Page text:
Florida Governor Backs Act Sapping Smoker Claims
MIAMI (Reuters) - Florida's governor said on Monday he would support prospective legislation shielding tobacco companies from crippling punitive damages in a massive sick-smokers' class-action case underway in Miami.
As a jury in Miami readied to decide damages in the Engle tobacco case, Florida Gov. Jeb Bush, brother of Republican Party presidential candidate George W. Bush (news - web sites), said Florida now receives about $450 million a year from a $13 billion tobacco settlement reached in 1997.
The Florida deal was just one between state governments and cigarette makers calling for $246 billion in payments over 25 years to compensate taxpayers for medical spending on smokers with lung cancer, heart disease and other illnesses.
But the Engle case, named after an ailing pediatrician, may produce punitive damages of $300 billion or more and has raised fears a stiff damages verdict could cut off existing payments to state governments.
``We would be supportive of protecting the flow of funds that come from the settlement,'' Bush said at a news conference in Tallahassee, Fla.
``If a bill was passed that dealt with that issue, in anticipation of the pending decision in Miami, that would be a good thing to do.''
No bill has been offered to Florida legislators, but State Attorney General Robert Butterworth last week formally proposed to legislative leaders an act that would put off fixing punitive damages in Engle almost indefinitely.
Tobacco stocks rose on Monday, at least partly on hopes Florida would pass a law giving cigarette makers succor, analysts said. Philip Morris, maker of Marlboro, closed up 1 11/16 to 22 13/16, while the parent of cigarette maker Lorillard, Loews Corp., went up 3 1/2 to 53 1/2.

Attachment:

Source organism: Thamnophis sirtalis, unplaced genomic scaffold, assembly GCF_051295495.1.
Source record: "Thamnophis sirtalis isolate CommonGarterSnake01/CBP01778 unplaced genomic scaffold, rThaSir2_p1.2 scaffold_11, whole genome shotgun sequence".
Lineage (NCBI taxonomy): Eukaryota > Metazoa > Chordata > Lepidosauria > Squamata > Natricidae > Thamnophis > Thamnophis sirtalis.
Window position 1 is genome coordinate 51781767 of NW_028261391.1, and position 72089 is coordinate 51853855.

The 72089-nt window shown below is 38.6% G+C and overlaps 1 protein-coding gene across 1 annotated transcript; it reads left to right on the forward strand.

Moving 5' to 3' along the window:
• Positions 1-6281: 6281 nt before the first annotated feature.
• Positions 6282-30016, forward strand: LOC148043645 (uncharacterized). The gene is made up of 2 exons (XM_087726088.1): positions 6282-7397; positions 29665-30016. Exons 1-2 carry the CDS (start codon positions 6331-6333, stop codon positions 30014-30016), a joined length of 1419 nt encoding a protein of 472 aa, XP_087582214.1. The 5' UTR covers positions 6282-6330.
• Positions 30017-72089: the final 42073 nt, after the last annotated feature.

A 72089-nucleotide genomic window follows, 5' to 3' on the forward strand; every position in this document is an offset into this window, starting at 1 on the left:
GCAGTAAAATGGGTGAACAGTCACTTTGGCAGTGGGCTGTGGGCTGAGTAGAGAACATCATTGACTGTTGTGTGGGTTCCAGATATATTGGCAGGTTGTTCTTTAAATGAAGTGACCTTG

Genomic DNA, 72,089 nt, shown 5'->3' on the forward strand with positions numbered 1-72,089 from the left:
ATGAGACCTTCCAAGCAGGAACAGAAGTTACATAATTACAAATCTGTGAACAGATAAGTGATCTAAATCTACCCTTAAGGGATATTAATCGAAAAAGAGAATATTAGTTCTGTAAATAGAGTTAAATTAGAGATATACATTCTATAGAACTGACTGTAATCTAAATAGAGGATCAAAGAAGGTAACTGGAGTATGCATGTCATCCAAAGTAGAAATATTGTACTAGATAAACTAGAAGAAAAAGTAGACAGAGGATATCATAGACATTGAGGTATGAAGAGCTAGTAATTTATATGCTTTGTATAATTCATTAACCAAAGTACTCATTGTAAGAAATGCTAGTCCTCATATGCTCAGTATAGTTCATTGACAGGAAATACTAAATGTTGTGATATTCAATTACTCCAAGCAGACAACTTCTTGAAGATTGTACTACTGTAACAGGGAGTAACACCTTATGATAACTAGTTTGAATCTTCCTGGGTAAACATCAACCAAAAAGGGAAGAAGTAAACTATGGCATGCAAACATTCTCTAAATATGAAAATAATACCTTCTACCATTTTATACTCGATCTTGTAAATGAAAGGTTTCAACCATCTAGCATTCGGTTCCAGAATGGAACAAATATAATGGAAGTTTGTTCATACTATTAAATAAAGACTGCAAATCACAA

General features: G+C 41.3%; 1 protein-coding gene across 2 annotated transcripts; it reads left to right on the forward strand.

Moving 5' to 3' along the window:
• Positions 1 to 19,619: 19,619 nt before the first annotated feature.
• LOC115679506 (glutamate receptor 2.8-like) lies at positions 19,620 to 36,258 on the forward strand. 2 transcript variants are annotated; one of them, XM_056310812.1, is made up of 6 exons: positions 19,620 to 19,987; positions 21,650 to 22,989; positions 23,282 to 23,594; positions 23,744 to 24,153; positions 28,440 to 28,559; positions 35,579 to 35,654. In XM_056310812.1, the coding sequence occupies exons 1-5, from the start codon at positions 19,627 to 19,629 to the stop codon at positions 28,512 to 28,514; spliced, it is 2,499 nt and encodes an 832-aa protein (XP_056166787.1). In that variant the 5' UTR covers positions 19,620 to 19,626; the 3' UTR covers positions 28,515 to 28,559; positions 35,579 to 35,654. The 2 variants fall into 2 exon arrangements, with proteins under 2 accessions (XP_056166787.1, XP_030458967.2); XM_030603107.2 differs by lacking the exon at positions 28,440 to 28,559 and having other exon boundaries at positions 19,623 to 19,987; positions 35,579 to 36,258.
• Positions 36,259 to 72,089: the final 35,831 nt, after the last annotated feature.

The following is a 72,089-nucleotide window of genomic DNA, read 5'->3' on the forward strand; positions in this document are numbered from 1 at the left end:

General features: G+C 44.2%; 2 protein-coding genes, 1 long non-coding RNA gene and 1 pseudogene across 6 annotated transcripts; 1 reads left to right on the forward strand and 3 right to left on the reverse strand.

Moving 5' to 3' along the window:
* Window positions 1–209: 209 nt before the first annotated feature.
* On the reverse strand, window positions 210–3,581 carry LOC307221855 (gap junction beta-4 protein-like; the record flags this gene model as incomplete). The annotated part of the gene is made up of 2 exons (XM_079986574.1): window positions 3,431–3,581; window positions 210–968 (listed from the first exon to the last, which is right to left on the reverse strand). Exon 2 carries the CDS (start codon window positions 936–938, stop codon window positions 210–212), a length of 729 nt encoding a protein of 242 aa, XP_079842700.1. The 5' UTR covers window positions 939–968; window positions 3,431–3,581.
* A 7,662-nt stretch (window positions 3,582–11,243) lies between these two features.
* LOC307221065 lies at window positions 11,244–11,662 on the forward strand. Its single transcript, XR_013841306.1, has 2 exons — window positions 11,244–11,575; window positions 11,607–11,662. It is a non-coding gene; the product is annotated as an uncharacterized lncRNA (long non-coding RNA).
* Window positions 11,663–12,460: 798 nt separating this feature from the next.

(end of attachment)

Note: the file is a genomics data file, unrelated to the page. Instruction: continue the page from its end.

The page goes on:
Butterworth's proposal requires all individual damages to be determined before more hurtful punitive damages could be assessed. Individual trials in the class-action, involving as many as 1 million sick smokers, could drag on for decades, lawyers have said.
The six-member Engle jury last July found Philip Morris, R.J. Reynolds Tobacco and other cigarette makers liable for the illnesses of Florida's smokers and was expected to this week decide compensatory, or individual damages, for a nurse, a woodworker and a deceased housewife.
And while plaintiffs' attorney Stanley Rosenblatt has asked for only $14.4 million in compensatory damages, the trial judge has said the same jury can go on and fix punitive damages for the whole class if any compensatory damages are awarded.
A punitive award may be just weeks away, analysts have said. Analysts and experts are divided over what immediate effect a massive award would have on the tobacco industry, since appeals against the verdict were highly likely and might takes years to decide.
Tobacco lawyers in Miami-Dade County Court on Monday continued summing up months of testimony for the jury, with attorneys for Lorillard and Liggett saying there was little or no evidence any of the three had smoked their cigarettes.
Rosenblatt was expected to speak briefly on Tuesday, with the jurors beginning deliberations this week after legal instructions from the trial judge.